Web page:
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Impact of shale gas development on regional water resources in China from water footprint assessment view

Xie, Xiaomin, Zhang, Tingting, Wang, Michael, Huang, Zhen
The Science of the total environment 2019 v.679 pp. 317-327
carbon dioxide, cutting, energy, greenhouse gas emissions, shale gas, wastewater, water footprint, water supply, China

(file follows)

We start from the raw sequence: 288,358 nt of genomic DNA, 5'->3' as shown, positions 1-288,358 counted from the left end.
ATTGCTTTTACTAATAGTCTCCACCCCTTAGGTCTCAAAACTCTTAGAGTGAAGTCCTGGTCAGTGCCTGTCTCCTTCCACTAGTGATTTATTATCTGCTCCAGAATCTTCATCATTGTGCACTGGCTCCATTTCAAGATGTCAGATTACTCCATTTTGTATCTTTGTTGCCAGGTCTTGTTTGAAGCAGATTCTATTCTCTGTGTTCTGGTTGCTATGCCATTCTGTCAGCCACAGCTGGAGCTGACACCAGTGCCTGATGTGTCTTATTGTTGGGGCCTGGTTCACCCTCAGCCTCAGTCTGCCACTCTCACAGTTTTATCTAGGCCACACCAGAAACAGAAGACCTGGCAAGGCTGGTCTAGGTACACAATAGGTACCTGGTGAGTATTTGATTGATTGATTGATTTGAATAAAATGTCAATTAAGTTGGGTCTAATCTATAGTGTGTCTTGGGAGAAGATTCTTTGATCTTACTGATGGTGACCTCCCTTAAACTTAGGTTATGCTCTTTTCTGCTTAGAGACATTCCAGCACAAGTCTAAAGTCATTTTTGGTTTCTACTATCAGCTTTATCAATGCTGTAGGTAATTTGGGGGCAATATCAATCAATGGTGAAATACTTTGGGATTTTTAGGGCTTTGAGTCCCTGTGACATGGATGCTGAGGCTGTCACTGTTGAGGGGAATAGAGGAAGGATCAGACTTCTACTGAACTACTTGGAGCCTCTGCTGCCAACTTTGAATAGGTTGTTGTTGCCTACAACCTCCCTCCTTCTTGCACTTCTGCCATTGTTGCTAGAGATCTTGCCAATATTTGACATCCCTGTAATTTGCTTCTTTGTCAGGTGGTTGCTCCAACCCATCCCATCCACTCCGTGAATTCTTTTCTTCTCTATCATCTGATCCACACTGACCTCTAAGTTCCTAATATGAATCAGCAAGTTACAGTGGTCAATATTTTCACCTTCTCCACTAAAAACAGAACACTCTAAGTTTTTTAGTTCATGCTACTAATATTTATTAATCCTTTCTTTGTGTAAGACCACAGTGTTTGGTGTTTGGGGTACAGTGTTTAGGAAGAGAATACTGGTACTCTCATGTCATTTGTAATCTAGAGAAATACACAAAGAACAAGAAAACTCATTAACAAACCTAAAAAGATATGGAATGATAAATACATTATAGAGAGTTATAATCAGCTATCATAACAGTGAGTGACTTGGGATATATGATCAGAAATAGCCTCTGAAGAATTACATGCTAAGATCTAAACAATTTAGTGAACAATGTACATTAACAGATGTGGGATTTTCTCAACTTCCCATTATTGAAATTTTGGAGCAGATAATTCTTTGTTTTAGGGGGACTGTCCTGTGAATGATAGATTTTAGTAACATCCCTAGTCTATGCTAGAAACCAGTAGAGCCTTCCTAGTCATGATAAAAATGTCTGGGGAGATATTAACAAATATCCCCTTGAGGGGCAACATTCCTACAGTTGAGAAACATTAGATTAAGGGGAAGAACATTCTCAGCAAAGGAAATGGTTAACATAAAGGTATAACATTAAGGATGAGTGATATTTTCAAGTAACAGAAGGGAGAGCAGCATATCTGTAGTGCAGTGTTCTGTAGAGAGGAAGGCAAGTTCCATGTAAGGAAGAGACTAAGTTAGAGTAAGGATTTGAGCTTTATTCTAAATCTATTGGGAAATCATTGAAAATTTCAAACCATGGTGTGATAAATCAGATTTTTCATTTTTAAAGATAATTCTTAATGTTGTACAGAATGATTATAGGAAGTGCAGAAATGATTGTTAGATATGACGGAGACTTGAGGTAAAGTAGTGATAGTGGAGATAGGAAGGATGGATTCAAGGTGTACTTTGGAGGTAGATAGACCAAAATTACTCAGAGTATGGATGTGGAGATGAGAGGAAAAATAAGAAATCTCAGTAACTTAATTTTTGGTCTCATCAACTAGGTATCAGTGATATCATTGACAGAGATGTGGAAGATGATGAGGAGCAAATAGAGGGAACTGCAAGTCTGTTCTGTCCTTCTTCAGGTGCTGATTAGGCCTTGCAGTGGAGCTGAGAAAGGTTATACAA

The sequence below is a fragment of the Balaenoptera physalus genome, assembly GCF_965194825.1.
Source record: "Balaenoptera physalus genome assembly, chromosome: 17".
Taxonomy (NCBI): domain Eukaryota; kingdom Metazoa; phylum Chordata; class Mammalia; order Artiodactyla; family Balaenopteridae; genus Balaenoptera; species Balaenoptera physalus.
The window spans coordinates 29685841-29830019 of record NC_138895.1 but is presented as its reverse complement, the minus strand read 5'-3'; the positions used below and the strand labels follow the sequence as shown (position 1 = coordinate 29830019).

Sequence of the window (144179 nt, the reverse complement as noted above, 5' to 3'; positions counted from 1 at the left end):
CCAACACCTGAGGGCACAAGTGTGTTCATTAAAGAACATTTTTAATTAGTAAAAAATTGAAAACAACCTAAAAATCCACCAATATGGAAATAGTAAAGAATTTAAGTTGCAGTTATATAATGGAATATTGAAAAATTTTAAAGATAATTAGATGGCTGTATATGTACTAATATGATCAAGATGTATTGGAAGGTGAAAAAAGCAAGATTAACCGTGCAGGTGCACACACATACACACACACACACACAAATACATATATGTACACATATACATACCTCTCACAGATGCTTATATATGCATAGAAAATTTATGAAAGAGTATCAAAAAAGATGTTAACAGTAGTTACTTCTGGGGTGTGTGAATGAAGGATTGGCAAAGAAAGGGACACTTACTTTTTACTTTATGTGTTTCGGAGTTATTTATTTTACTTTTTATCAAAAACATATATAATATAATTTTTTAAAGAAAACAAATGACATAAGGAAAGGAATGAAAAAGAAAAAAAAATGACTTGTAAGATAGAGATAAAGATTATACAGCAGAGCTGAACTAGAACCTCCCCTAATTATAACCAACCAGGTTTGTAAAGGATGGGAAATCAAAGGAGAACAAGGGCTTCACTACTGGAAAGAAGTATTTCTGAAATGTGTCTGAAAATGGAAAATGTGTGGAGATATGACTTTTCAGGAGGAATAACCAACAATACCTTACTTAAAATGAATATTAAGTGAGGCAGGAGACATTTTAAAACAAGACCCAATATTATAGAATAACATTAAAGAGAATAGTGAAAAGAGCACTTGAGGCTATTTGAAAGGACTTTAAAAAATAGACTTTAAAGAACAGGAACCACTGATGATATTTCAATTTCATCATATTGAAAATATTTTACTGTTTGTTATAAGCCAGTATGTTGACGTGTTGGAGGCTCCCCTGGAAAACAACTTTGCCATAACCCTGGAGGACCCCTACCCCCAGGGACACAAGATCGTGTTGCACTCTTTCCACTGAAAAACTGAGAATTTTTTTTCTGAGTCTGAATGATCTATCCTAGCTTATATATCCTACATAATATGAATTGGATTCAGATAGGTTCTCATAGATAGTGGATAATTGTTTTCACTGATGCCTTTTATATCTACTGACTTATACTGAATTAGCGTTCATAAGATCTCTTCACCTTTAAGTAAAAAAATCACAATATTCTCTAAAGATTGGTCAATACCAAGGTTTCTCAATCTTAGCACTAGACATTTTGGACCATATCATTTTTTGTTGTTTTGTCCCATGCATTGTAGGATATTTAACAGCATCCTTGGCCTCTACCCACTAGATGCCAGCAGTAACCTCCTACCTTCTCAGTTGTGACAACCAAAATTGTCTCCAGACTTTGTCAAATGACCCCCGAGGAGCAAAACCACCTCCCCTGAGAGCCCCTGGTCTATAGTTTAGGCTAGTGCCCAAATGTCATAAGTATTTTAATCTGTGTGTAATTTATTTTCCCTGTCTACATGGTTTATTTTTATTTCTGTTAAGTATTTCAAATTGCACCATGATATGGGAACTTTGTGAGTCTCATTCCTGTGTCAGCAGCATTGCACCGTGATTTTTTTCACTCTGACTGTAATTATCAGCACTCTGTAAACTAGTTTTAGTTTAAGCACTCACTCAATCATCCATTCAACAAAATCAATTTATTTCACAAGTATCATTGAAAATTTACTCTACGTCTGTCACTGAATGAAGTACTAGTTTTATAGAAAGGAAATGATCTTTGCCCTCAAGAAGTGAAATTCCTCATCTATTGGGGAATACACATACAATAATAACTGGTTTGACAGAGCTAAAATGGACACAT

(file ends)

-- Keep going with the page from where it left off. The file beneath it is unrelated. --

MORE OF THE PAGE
Shale gas production in China could strengthen energy security while cutting CO2 emissions for China. However, the availability of and access to water could become major issue for shale gas development in certain parts of China. This study aims to estimate the water intensity (WI) of shale gas extraction in China, and to examine the impact of regional shale gas development on local water resources, from the water footprint (WF) point of view. Results of this study indicate that WI of shale gas is in the range of 0.3–9.9 kg per m3 shale gas produced. For a single well, total WF is 549,994 m3, includes 35,469 m3 blue WF and 514,525 m3 grey WF. A large amount of wastewater generated during gas production is the major impact factor to high grey WF. To achieve 80 billion m3/year of shale gas production in 2030, 27–792 million m3 water will be demanded in that year. Water use for shale gas development will account for 0.03–0.4% and 0.1–1.5% of the local water supply, in the base case and the worst case, respectively. Although a large amount of water will be demand for shale gas production, it will not affect the local water supply significantly.